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GEAR

Five giant steps for cold warriors

With sleek new models blending form and function, staying on top is a walk in the park.

March 09, 2004|Scott Doggett | Times Staff Writer

Gone's the day when snowshoes resembled tennis rackets strung by Vikings. Bent-hickory frames, webbing from caribou hides and wooden crossbars -- standard snowshoe components a century ago -- have been replaced by aluminum tubing, polyurethane-coated nylon and elastic snap-on bindings. Early snowshoes could span 5 feet, and at 10 pounds each, pass for foot barbells. Today there are few that top 2 feet or 4 pounds per pair.

Snowshoes have gotten hot in recent years as more and more people seek out nature during its most uncrowded moments, and as powder-tromping gear has gotten so advanced that even klutzes can use it. Maybe, too, because the 'shoes have gotten pretty.

I knew that if I trolled shiny anodized aluminum past this section's editor, he'd lunge like a largemouth at a glittery bass plug. Sure enough, he grabbed five pairs to test and hauled them to June Mountain on a family boarding and skiing trip. His report:

"It was already dusk, the end of a full day of boarding, when my 14-year-old son and I dragged two pairs of these shiny beauties down to the powder-dusted shore of Gull Lake.

A few days earlier, I'd ridiculed a friend for taking snowshoeing lessons. That struck me as the sort of contemptible behavior committed by people who sign up for extension classes titled "Fastener Safety: How to avoid injury in the use of buttons, snaps and zippers."

But as my son and I flopped the bright red Yakimas and orange Atlases down in the fading light, I wondered if I might not have shown characteristic hubris.

Naw. Even with numb fingers and no instructions, it took less than a minute to pull the rubber straps over our footwear -- cheap hiking boots and an old pair of Sorels -- and set off along the shoreline. A long time ago a group of us went snow camping a few miles into the Sierra from Kennedy Meadows. Overnight a storm dumped several feet of new powder, and as we hiked out lugging our heavy packs, we sunk up to our hips every step or two. I spent each minute of that hike dreaming that I could somehow float atop the powder.

And that's what my son and I did along the shoreline. In a few strides we were comfortable. Within minutes we were running, roostertails of snow kicking up behind us. The next evening my 17-year-old daughter joined us. The pivoting claws dug into a hillside as we climbed, and the webbing proved indestructible as we leaped off a snow-topped boulder in the dark. The accompanying collapsible poles proved harder to negotiate than the snowshoes.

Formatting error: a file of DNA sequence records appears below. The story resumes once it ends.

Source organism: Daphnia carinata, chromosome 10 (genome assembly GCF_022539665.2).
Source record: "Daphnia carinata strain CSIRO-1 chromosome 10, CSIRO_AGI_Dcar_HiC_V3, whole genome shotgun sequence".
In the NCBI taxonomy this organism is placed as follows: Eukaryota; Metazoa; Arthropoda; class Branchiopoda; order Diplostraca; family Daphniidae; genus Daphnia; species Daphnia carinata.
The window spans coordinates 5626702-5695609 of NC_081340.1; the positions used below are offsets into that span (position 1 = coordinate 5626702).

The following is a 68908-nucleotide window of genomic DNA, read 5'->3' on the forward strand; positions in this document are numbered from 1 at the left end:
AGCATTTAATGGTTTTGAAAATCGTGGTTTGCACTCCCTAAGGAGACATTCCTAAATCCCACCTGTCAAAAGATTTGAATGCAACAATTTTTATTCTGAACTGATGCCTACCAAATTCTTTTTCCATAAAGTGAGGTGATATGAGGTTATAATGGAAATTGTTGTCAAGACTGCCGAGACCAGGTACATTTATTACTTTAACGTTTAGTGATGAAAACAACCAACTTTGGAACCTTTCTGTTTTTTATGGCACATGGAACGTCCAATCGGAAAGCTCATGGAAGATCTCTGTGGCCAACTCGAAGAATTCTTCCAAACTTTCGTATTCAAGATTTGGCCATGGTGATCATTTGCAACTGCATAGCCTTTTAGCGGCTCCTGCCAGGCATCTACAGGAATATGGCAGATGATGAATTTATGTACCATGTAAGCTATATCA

On the final day, as the three of us got in one more day on the slopes, my skied-out wife, Pam, and our 19-year-old daughter took out the last two pairs -- one of which was plastic rather than aluminum -- and relished the less strenuous, more serene approach to snow travel and the empty spaces to which powder-walking took them. And they didn't need any instruction from experts."

Though he is smitten today, years ago he might have had snowshoe rage. The size, weight and design of vintage models forced wearers into unnatural gaits that could cripple ankles with extended use. Today's snowshoes generally allow wearers to maintain natural strides even while 'shoeing uphill, and virtually all are designed to suit specific tasks. One style of winter-ascent snowshoes from MSR features steel serrated edges that run the length of the shoes on both sides for unmatched traction while traversing.

Clearly, the new breed of snowshoe is exceptionally user-friendly if my editor was able to clamp on a pair and prance around like a colt without hurting himself. I made eight pairs available to him, but did I receive a shred of technical data? Nooo. Here, then, is information for five pairs of snowshoes, good examples of snow-walking technology's cutting edge.

*

MSR DENALI EVO

The Evo is the premier offering in MSR's impressive snowshoe collection, featuring steel traction blades and four-strap binding for a secure fit. The Evo can accommodate large footwear such as snowboard and ski boots. $170. (800) 531-9531, www.msrcorp.com.

*

REDFEATHER HIKE

These shoes were designed for recreational use, with maximum flotation in deep snow and bindings that are easy to get in and out of. And despite Redfeather's well-deserved reputation for high quality, these snowshoes are surprisingly low in cost. $100-$130. (800) 525-0081, www.redfeather.com.

*

ATLAS 10 WOMEN'S ELEKTRA

This is one of the first snowshoes designed specifically for women. It's smaller and lighter and its nose and tail shape are tapered to allow a more natural woman's stride, and even the binding is tweaked to better fit a smaller foot. $250. (888) 482-8527, www.atlassnowshoe.com.

*

TUBBS ADVENTURE

Despite its name, the Adventure was designed for "exploring your backyard, local park or trail system" -- not the North Pole. Strengths include ease of use, adjustable bindings and low maintenance -- perfect for weekend outings. $160-$210. (800) 882-2748, www.tubbssnowshoes.com.

*

YAKIMA STARGAZER

This manufacturer's design team took features from its top backcountry shoe as well as its top recreational shoe and came up with the hybrid. Expect this model to be user-friendly with comfy bindings and yet perform capably in demanding terrain. $170-$200. (888) 925-0703, www.yakima.com.

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